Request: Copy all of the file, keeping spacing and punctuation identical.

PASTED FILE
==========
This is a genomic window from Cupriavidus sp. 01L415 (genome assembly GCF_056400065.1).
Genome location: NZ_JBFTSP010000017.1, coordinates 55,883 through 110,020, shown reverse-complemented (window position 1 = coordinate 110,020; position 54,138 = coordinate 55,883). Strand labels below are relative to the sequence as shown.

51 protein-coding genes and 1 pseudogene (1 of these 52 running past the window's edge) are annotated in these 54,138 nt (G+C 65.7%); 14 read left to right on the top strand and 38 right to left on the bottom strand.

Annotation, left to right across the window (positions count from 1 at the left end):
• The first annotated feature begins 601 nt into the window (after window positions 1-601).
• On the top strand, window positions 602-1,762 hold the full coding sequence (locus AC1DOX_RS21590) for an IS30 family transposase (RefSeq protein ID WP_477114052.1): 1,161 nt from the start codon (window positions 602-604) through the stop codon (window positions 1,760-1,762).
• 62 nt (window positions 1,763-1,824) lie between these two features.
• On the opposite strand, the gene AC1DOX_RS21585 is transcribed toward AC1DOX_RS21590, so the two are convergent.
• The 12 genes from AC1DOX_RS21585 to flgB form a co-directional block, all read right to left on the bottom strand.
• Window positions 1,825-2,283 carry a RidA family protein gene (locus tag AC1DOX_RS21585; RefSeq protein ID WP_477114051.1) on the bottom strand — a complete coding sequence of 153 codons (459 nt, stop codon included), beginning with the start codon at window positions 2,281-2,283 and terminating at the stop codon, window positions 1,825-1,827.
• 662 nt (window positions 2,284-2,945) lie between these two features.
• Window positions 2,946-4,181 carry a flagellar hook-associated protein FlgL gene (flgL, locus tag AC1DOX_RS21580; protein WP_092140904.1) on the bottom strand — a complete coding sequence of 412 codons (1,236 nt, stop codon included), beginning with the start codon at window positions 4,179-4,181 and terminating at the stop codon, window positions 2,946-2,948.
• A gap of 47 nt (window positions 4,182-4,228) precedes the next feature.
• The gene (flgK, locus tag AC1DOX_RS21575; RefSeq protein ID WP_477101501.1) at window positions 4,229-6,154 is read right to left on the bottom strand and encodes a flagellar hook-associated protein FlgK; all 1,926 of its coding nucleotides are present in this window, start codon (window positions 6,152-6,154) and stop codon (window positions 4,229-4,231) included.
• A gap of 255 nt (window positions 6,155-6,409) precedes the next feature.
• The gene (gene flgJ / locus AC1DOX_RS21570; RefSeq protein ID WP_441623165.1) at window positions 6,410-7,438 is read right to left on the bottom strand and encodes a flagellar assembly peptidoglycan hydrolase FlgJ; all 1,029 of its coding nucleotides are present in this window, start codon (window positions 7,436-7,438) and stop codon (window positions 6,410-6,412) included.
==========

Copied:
This is a genomic window from Cupriavidus sp. 01L415 (genome assembly GCF_056400065.1).
Genome location: NZ_JBFTSP010000017.1, coordinates 55,883 through 110,020, shown reverse-complemented (window position 1 = coordinate 110,020; position 54,138 = coordinate 55,883). Strand labels below are relative to the sequence as shown.

51 protein-coding genes and 1 pseudogene (1 of these 52 running past the window's edge) are annotated in these 54,138 nt (G+C 65.7%); 14 read left to right on the top strand and 38 right to left on the bottom strand.

Annotation, left to right across the window (positions count from 1 at the left end):
• The first annotated feature begins 601 nt into the window (after window positions 1-601).
• On the top strand, window positions 602-1,762 hold the full coding sequence (locus AC1DOX_RS21590) for an IS30 family transposase (RefSeq protein ID WP_477114052.1): 1,161 nt from the start codon (window positions 602-604) through the stop codon (window positions 1,760-1,762).
• 62 nt (window positions 1,763-1,824) lie between these two features.
• On the opposite strand, the gene AC1DOX_RS21585 is transcribed toward AC1DOX_RS21590, so the two are convergent.
• The 12 genes from AC1DOX_RS21585 to flgB form a co-directional block, all read right to left on the bottom strand.
• Window positions 1,825-2,283 carry a RidA family protein gene (locus tag AC1DOX_RS21585; RefSeq protein ID WP_477114051.1) on the bottom strand — a complete coding sequence of 153 codons (459 nt, stop codon included), beginning with the start codon at window positions 2,281-2,283 and terminating at the stop codon, window positions 1,825-1,827.
• 662 nt (window positions 2,284-2,945) lie between these two features.
• Window positions 2,946-4,181 carry a flagellar hook-associated protein FlgL gene (flgL, locus tag AC1DOX_RS21580; protein WP_092140904.1) on the bottom strand — a complete coding sequence of 412 codons (1,236 nt, stop codon included), beginning with the start codon at window positions 4,179-4,181 and terminating at the stop codon, window positions 2,946-2,948.
• A gap of 47 nt (window positions 4,182-4,228) precedes the next feature.
• The gene (flgK, locus tag AC1DOX_RS21575; RefSeq protein ID WP_477101501.1) at window positions 4,229-6,154 is read right to left on the bottom strand and encodes a flagellar hook-associated protein FlgK; all 1,926 of its coding nucleotides are present in this window, start codon (window positions 6,152-6,154) and stop codon (window positions 4,229-4,231) included.
• A gap of 255 nt (window positions 6,155-6,409) precedes the next feature.
• The gene (gene flgJ / locus AC1DOX_RS21570; RefSeq protein ID WP_441623165.1) at window positions 6,410-7,438 is read right to left on the bottom strand and encodes a flagellar assembly peptidoglycan hydrolase FlgJ; all 1,029 of its coding nucleotides are present in this window, start codon (window positions 7,436-7,438) and stop codon (window positions 6,410-6,412) included.